Author

Rossi, Alessandra ; Dautenhahn, Kerstin ; Koay, Kheng Lee ; Walters, Michael L. / How the Timing and Magnitude of Robot Errors Influence Peoples’ Trust of Robots in an Emergency Scenario. Social Robotics: 9th International Conference, ICSR 2017, Tsukuba, Japan, November 22-24, 2017, Proceedings. Vol. 10652 LNCS Springer Verlag, 2017. pp. 42-52 (Lecture Notes in Computer Science (including subseries Lecture Notes in Artificial Intelligence and Lecture Notes in Bioinformatics)).

Bibtex

@inproceedings{7d9e324bcdd447a2a5e8e0f4105a1357,
title = "How the Timing and Magnitude of Robot Errors Influence Peoples{\textquoteright} Trust of Robots in an Emergency Scenario",
abstract = "Trust is a key factor in human users{\textquoteright} acceptance of robots in a home or human oriented environment. Humans should be able to trust that they can safely interact with their robot. Robots will sometimes make errors, due to mechanical or functional failures. It is therefore important that a domestic robot should have acceptable interactive behaviours when exhibiting and recovering from an error situation. In order to define these behaviours, it is firstly necessary to consider that errors can have different degrees of consequences. We hypothesise that the severity of the consequences and the timing of a robot{\textquoteright}s different types of erroneous behaviours during an interaction may have different impacts on users{\textquoteright} attitudes towards a domestic robot. In this study we used an interactive storyboard presenting ten different scenarios in which a robot performed different tasks under five different conditions. Each condition included the ten different tasks performed by the robot, either correctly, or with small or big errors. The conditions with errors were complemented with four correct behaviours. At the end of each experimental condition, participants were presented with an emergency scenario to evaluate their current trust in the robot. We conclude that there is correlation between the magnitude of an error performed by the robot and the corresponding loss of trust of the human in the robot.",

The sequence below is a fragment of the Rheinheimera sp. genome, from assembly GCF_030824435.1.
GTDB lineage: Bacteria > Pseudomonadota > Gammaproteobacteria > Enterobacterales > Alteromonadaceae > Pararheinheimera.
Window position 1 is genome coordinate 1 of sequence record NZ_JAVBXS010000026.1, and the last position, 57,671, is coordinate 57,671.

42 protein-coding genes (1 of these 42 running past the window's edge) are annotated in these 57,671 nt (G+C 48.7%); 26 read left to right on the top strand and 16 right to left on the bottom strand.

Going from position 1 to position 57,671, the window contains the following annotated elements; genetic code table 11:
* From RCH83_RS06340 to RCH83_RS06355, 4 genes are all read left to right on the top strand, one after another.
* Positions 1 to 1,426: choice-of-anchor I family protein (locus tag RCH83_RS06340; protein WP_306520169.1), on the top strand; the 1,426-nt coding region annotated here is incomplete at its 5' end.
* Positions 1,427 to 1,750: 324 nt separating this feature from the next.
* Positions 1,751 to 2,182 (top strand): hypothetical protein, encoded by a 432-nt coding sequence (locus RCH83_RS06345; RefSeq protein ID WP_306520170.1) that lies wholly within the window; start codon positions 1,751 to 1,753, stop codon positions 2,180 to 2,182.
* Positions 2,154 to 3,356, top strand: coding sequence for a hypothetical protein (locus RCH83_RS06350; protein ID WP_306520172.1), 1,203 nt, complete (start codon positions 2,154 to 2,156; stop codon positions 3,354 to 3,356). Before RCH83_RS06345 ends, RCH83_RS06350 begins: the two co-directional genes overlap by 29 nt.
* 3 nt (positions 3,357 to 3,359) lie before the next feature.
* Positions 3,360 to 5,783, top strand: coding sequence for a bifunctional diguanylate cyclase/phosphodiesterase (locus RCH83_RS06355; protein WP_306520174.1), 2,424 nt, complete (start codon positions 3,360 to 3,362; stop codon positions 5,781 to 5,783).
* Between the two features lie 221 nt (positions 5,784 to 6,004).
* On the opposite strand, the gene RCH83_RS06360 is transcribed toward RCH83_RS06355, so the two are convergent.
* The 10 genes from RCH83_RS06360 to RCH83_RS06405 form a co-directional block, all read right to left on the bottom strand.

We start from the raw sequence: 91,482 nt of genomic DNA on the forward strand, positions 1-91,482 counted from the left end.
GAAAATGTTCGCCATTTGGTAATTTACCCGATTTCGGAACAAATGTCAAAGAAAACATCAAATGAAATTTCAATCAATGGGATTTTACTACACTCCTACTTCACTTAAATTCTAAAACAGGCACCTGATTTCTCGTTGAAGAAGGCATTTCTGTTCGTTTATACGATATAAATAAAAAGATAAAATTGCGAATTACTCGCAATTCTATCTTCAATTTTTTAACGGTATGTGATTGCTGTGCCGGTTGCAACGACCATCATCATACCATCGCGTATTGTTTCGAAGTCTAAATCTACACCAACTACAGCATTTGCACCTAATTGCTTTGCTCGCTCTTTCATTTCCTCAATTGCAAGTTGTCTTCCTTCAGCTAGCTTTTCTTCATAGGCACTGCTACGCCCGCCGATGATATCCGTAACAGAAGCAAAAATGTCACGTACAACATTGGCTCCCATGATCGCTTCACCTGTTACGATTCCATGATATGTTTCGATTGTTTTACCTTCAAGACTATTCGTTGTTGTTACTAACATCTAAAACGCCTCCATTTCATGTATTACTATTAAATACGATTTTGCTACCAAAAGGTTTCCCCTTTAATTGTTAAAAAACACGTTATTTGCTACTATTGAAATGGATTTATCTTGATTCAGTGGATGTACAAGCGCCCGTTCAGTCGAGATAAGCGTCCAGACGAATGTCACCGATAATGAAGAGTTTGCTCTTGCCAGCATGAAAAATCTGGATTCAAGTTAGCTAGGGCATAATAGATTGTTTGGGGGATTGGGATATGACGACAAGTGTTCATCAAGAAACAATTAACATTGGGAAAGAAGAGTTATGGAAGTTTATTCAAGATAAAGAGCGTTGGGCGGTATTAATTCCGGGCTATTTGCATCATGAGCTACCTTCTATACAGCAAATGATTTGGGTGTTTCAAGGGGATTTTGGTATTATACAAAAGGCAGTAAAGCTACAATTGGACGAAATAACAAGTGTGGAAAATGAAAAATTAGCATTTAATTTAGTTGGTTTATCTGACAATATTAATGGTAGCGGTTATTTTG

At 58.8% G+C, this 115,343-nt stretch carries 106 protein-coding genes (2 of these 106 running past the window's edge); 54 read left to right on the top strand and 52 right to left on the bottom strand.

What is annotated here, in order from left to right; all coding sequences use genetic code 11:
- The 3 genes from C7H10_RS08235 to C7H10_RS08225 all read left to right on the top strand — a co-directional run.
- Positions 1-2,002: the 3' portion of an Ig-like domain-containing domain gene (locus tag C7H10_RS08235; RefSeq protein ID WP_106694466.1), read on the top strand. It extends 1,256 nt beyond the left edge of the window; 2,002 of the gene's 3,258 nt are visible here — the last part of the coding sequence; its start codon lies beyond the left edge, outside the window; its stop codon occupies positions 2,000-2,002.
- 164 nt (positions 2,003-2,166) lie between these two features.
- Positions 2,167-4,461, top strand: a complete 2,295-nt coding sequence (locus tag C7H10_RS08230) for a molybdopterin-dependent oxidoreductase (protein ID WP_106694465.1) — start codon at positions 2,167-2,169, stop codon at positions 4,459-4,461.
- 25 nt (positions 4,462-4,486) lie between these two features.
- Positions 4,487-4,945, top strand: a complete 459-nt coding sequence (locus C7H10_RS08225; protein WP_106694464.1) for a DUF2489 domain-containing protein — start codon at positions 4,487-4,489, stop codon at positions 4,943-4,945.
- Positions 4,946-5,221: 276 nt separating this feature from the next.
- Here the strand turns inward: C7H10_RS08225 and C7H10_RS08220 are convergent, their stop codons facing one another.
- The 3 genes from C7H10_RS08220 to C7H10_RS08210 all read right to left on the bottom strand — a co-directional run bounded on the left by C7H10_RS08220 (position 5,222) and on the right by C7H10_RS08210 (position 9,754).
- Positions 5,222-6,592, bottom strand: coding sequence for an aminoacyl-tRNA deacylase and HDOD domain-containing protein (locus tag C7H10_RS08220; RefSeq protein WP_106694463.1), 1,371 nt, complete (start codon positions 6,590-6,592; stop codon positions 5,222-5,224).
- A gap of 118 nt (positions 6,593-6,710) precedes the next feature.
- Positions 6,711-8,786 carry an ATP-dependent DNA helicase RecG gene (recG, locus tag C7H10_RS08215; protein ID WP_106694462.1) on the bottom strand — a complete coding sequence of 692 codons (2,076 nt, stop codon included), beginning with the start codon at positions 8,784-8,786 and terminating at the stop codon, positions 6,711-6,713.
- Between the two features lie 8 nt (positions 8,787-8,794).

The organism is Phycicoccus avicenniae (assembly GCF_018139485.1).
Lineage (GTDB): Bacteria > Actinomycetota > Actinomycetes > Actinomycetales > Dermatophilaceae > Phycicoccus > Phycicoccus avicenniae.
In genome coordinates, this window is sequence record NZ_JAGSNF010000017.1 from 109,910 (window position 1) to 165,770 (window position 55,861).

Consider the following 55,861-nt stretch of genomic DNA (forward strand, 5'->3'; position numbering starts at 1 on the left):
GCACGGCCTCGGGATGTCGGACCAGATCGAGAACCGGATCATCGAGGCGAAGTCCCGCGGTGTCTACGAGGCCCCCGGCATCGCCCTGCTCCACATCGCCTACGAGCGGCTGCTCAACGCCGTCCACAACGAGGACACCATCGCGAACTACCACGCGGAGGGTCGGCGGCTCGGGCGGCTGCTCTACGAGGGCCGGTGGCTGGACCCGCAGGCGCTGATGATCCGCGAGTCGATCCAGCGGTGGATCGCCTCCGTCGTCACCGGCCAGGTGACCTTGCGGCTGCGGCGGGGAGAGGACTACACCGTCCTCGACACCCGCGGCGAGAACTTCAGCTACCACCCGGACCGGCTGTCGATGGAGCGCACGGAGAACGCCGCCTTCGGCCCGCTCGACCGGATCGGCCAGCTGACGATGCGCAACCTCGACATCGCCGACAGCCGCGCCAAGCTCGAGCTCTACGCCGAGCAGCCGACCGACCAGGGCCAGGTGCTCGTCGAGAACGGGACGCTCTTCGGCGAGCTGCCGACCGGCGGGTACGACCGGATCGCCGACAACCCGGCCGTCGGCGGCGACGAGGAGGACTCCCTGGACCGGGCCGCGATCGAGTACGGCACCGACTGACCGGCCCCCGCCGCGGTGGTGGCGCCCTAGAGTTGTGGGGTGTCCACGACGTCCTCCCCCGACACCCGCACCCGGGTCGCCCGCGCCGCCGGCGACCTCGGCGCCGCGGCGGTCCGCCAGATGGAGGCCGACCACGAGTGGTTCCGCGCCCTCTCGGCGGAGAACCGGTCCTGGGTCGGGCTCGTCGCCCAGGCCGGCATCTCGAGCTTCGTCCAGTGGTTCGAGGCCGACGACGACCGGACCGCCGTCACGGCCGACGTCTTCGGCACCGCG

keywords = "Human-Robot Interaction, Robot companion, Social robotics, Trust in robots, Trust recovery",